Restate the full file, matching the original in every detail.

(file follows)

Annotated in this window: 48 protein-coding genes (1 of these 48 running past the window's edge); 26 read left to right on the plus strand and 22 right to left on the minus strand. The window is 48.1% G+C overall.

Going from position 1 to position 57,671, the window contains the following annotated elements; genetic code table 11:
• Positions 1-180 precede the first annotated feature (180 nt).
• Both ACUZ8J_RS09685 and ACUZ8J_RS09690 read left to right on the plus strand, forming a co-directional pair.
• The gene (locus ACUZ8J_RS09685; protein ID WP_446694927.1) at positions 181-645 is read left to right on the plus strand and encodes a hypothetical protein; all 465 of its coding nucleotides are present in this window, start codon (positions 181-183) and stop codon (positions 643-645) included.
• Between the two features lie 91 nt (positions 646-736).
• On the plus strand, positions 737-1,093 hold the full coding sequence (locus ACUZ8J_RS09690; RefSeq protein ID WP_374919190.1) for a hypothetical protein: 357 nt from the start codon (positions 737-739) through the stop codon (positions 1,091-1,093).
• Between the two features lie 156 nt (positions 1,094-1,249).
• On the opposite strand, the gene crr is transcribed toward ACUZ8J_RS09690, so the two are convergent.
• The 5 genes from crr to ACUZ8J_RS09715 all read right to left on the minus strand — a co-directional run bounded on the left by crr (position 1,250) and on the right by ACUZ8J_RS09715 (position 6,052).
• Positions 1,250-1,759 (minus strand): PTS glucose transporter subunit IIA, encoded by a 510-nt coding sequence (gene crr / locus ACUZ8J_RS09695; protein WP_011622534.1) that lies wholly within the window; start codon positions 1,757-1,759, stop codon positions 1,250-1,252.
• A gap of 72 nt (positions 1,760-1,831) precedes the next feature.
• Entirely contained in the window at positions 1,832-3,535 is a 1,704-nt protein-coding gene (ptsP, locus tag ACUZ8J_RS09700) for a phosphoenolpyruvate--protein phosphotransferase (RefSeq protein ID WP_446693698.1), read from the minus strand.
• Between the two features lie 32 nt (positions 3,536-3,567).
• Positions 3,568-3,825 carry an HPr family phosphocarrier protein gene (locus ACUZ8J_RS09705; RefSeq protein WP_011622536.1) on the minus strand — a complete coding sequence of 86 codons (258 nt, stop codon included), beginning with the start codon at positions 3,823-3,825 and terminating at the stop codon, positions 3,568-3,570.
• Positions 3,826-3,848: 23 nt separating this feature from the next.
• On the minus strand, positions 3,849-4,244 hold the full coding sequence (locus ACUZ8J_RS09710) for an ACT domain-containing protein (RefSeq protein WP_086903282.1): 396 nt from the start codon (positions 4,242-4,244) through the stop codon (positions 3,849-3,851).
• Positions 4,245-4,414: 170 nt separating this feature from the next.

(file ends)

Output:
Annotated in this window: 48 protein-coding genes (1 of these 48 running past the window's edge); 26 read left to right on the plus strand and 22 right to left on the minus strand. The window is 48.1% G+C overall.

Going from position 1 to position 57,671, the window contains the following annotated elements; genetic code table 11:
• Positions 1-180 precede the first annotated feature (180 nt).
• Both ACUZ8J_RS09685 and ACUZ8J_RS09690 read left to right on the plus strand, forming a co-directional pair.
• The gene (locus ACUZ8J_RS09685; protein ID WP_446694927.1) at positions 181-645 is read left to right on the plus strand and encodes a hypothetical protein; all 465 of its coding nucleotides are present in this window, start codon (positions 181-183) and stop codon (positions 643-645) included.
• Between the two features lie 91 nt (positions 646-736).
• On the plus strand, positions 737-1,093 hold the full coding sequence (locus ACUZ8J_RS09690; RefSeq protein ID WP_374919190.1) for a hypothetical protein: 357 nt from the start codon (positions 737-739) through the stop codon (positions 1,091-1,093).
• Between the two features lie 156 nt (positions 1,094-1,249).
• On the opposite strand, the gene crr is transcribed toward ACUZ8J_RS09690, so the two are convergent.
• The 5 genes from crr to ACUZ8J_RS09715 all read right to left on the minus strand — a co-directional run bounded on the left by crr (position 1,250) and on the right by ACUZ8J_RS09715 (position 6,052).
• Positions 1,250-1,759 (minus strand): PTS glucose transporter subunit IIA, encoded by a 510-nt coding sequence (gene crr / locus ACUZ8J_RS09695; protein WP_011622534.1) that lies wholly within the window; start codon positions 1,757-1,759, stop codon positions 1,250-1,252.
• A gap of 72 nt (positions 1,760-1,831) precedes the next feature.
• Entirely contained in the window at positions 1,832-3,535 is a 1,704-nt protein-coding gene (ptsP, locus tag ACUZ8J_RS09700) for a phosphoenolpyruvate--protein phosphotransferase (RefSeq protein ID WP_446693698.1), read from the minus strand.
• Between the two features lie 32 nt (positions 3,536-3,567).
• Positions 3,568-3,825 carry an HPr family phosphocarrier protein gene (locus ACUZ8J_RS09705; RefSeq protein WP_011622536.1) on the minus strand — a complete coding sequence of 86 codons (258 nt, stop codon included), beginning with the start codon at positions 3,823-3,825 and terminating at the stop codon, positions 3,568-3,570.
• Positions 3,826-3,848: 23 nt separating this feature from the next.
• On the minus strand, positions 3,849-4,244 hold the full coding sequence (locus ACUZ8J_RS09710) for an ACT domain-containing protein (RefSeq protein WP_086903282.1): 396 nt from the start codon (positions 4,242-4,244) through the stop codon (positions 3,849-3,851).
• Positions 4,245-4,414: 170 nt separating this feature from the next.